Network Catastrophes

If your business operations rely on data collected from monitoring systems at remote sites, you need to consider the impact of events that can instantly cut you off from all of your remote sites for an extended period of time.

Orchestrated attacks on communications networks are a growing concern. These attacks may be directed specifically at your organization or at the country in general, and they can cut you off from all of your remote locations. Phone lines are less susceptible to such attacks.

A far less nefarious concern, especially for IP and wireless remote monitoring systems, is the reliability of the chain of custody of your data as it moves from your remote site through an ISP, through various third-party cloud services, and through a server to your browser.

A break in any link of that chain, whether it’s due to a hardware fault, software glitch, or something else, will impact your entire network. A remote monitoring network based on phone lines gives you the insurance of being able to bypass that chain of custody and collect data directly from the remote monitoring system.

A Practical System

A landline based monitoring unit such as Global Monitoring’s GMU 8100 ships with a landline voice-modem that is compatible with most public phone systems found throughout the world. Ideally, the remote monitoring unit should be the only device on the line, but it’s possible to share a line with a fax or telephone. Connections are made simply by inserting the phone cord into the mating connector located on the remote monitoring unit. The other end of the phone cord is attached to an active phone jack.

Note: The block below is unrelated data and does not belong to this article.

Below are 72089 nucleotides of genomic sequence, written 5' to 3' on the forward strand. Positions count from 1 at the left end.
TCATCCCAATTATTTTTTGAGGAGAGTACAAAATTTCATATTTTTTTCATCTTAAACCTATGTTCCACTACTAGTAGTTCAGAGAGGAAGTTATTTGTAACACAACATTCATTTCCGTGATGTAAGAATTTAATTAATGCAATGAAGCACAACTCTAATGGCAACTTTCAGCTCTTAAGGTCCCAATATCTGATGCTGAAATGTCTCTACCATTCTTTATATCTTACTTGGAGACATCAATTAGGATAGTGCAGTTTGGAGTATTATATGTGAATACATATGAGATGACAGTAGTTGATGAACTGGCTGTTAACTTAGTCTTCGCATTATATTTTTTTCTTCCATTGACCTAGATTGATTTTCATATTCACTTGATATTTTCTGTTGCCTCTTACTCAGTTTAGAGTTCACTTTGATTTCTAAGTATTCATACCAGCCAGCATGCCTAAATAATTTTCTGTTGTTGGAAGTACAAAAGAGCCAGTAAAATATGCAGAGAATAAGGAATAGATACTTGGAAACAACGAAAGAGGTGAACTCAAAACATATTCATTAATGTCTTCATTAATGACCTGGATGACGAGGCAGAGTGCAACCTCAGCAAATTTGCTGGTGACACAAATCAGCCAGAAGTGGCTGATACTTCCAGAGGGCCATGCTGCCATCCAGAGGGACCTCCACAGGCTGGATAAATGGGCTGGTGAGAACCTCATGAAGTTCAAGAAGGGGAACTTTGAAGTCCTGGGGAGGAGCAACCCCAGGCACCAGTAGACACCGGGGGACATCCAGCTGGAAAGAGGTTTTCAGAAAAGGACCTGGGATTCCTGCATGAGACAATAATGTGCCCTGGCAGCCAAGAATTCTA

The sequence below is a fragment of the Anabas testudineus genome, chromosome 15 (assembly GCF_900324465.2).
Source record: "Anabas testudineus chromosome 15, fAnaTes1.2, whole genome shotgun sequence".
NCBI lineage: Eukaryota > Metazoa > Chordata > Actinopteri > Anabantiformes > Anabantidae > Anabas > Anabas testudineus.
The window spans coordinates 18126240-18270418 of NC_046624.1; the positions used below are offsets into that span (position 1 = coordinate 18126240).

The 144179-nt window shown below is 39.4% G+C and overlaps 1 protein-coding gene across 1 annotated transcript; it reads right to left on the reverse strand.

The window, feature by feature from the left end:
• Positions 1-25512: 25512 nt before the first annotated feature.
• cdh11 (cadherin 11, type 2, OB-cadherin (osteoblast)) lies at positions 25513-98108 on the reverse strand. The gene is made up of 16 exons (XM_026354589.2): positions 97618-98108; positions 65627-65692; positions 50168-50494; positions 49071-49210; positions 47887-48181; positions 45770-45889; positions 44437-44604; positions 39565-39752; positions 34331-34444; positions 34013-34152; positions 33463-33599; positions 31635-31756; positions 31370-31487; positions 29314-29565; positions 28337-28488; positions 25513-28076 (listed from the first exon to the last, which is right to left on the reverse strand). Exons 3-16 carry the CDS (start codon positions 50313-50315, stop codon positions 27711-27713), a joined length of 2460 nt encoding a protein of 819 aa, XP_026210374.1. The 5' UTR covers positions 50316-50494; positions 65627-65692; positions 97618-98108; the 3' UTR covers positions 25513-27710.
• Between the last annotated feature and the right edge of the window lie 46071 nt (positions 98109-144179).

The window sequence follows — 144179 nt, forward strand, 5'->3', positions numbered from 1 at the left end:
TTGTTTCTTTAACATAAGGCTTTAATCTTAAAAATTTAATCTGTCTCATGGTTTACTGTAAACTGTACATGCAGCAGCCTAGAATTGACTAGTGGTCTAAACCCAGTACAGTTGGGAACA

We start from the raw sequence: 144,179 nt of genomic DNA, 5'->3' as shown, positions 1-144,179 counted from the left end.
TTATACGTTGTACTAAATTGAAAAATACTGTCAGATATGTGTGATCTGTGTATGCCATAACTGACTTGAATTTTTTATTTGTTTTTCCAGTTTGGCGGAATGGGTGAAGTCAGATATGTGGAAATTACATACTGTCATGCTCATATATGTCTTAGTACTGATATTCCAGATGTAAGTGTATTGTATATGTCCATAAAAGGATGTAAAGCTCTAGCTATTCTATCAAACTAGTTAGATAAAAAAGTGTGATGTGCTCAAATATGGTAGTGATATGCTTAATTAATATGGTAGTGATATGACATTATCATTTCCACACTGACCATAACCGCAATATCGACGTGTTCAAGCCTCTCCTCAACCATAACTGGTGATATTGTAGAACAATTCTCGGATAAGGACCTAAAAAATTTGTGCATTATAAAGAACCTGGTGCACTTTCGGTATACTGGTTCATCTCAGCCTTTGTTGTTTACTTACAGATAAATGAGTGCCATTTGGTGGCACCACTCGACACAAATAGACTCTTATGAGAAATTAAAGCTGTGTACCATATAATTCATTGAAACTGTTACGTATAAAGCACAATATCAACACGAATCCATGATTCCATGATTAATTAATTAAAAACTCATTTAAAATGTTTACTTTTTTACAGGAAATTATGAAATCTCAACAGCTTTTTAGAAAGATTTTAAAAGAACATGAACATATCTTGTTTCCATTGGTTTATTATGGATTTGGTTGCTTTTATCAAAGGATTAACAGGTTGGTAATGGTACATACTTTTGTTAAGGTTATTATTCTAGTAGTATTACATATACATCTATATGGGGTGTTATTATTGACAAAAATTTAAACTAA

The GMU 8100 uses the landline connection to report information directly to any fax or modem-equipped PC without the need for a server or costly third-party service. It also vocalizes information to any landline or cell phone. The monitoring unit can report information via landline to a server that can process and store data and provide reports to any device with Web access as well. Data rates are standard phone line rates up to 53 kbits/s.

The Global Monitoring unit has eight analog inputs that accept 4 to 20 mA, dry contact, and 0- to 5-V dc sensors.  Up to 24 additional inputs can be added in blocks of eight. Each input accepts a voltage signal. Selectable input ranges from ±1 V dc to ±10 V dc. The unit can also accept dry-contact and 4- to 20-mA signals using external resistors.  The inputs have 14-bit resolution. Features include scaling, data logging, alarm triggering, and more. There are four output relays that can be controlled either manually or automatically as a function on input set points or alarm status.

The GMU 8100 supports 12 distinct modes for remote communications plus two direct modes for local communications. Standard modes include landline to PC, landline to fax, landline to voice, and a RS232 port for local access. Optional communication kits are available for wireless and Ethernet connectivity

Final Thought

Of course, phone-line communications aren’t ideal for all remote monitoring systems. But for mission-critical applications that require IP communication, you can always augment a broadband connection with a phone line. So don’t consider telephone lines obsolete. They might be the right answer for a quick, easy, and cost-efficient installation.